For longtime coaches like Gentry, the pit is where they actually have an opportunity to catch up with friends from around the league.

“[A crowded bar’s] a great comparison,” Gentry said. “You see guys and talk for five minutes and then you see somebody else and you see somebody else, and that’s kind of the way it goes.”

So what do the conversations revolve around?

“You know what it is?” Gentry said. “It’s mostly gossip if you want to know the truth. Yeah, it’s mostly gossip and bulls—.”

Moments later, D’Antoni affirmed the sentiment.

“Bulls— is high on the list,” D’Antoni said.

In his former life as an agent, Warriors general manager Bob Myers helped LeGarie build the original Las Vegas Summer League in the early 2000s and still can’t believe how important the real estate behind the baseline has become.

“It’s kind of a new phenomenon,” Myers said. “I think it’s kind of been born out of the last few years. I don’t know if it was like that before … so it’s funny to see how this has all developed.”

LeGarie isn’t sure exactly when the pit grew in prominence, but he understands it’s now one of the most sacred grounds at the event.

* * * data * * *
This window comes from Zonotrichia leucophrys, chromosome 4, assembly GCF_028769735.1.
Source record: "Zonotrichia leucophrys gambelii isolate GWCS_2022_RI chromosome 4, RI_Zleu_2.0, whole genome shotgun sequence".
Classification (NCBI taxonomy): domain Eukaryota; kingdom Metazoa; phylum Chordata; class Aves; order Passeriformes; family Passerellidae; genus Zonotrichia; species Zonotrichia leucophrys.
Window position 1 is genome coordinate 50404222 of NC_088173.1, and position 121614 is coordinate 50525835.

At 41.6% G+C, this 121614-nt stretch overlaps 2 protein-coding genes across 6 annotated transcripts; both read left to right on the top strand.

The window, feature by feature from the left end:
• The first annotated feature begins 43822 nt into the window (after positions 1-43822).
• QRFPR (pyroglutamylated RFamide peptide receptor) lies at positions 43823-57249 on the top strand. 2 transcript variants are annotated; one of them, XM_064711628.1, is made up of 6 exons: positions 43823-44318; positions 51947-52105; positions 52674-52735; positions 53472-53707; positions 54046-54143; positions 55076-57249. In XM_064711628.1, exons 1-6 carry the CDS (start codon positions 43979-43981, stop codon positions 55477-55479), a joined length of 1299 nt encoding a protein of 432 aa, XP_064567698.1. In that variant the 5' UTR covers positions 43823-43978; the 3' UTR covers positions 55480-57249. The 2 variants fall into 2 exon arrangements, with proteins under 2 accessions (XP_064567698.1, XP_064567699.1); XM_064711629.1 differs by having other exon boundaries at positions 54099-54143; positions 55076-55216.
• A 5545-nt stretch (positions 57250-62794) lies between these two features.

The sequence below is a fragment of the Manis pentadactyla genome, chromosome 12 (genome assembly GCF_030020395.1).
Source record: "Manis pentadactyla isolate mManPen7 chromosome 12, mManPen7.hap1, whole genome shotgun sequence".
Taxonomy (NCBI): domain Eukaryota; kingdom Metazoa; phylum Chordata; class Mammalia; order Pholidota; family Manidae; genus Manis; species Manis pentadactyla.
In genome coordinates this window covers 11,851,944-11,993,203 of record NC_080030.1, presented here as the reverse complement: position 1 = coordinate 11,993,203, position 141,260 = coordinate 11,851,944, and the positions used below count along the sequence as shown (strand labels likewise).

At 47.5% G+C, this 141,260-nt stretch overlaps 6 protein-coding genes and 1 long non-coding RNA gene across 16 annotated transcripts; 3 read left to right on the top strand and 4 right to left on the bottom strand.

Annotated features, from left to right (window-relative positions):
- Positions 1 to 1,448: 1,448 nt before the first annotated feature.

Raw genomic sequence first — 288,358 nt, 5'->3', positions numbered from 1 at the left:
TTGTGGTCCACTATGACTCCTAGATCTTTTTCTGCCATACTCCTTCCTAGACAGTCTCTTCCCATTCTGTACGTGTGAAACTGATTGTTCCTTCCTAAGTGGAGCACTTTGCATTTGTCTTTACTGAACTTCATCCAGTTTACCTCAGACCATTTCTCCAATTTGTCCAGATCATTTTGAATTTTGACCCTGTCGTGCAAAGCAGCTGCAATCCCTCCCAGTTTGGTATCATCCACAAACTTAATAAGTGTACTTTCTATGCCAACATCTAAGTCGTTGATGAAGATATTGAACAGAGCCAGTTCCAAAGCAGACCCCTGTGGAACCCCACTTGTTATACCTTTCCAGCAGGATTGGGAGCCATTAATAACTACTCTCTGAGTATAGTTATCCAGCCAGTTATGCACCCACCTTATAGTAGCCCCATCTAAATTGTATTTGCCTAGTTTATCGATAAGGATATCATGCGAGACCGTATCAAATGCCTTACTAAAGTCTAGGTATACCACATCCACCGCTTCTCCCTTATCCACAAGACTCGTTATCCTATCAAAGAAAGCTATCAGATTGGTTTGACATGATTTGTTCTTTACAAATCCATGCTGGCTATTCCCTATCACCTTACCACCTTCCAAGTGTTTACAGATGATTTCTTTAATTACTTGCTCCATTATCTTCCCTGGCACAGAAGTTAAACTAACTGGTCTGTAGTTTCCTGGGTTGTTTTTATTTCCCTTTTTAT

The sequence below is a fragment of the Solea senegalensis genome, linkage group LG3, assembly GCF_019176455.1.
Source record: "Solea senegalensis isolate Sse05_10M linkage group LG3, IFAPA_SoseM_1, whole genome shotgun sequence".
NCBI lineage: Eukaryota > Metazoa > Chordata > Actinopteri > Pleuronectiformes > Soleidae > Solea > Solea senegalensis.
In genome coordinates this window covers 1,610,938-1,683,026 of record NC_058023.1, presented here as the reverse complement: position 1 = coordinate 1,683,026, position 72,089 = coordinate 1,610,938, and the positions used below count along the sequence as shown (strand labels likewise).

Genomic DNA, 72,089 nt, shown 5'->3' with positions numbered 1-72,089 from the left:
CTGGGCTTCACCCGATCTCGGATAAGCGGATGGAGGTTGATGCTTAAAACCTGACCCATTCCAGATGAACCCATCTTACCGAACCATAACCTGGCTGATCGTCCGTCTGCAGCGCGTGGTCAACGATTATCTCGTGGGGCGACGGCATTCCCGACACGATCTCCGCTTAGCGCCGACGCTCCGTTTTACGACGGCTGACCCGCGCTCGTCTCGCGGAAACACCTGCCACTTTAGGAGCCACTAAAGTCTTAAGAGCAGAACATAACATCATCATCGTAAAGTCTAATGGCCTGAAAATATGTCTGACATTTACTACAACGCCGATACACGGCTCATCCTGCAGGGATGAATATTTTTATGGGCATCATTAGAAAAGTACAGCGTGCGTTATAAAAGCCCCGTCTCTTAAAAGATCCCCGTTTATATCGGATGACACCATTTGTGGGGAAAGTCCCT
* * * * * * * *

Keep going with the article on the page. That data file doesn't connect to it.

“Everybody was looking for a safe haven. For NBA people who are scouting we have Section 104, it’s a dedicated NBA section,” LeGarie said. “But for other people who aren’t doing that, there’s very few other places to go.

“[The pit] was a place where they could watch the game before their game came up. They could rest, they could be there, their agents could come up to them. Whatever it was, it was a nice nerve center. And then we did away with the chairs because most of the guys sort of liked to stand around and kibbutz about all the stuff that’s going on.”

“It’s mostly gossip if you want to know the truth. Yeah, it’s mostly gossip and bulls—.”

New Orleans head coach Alvin Gentry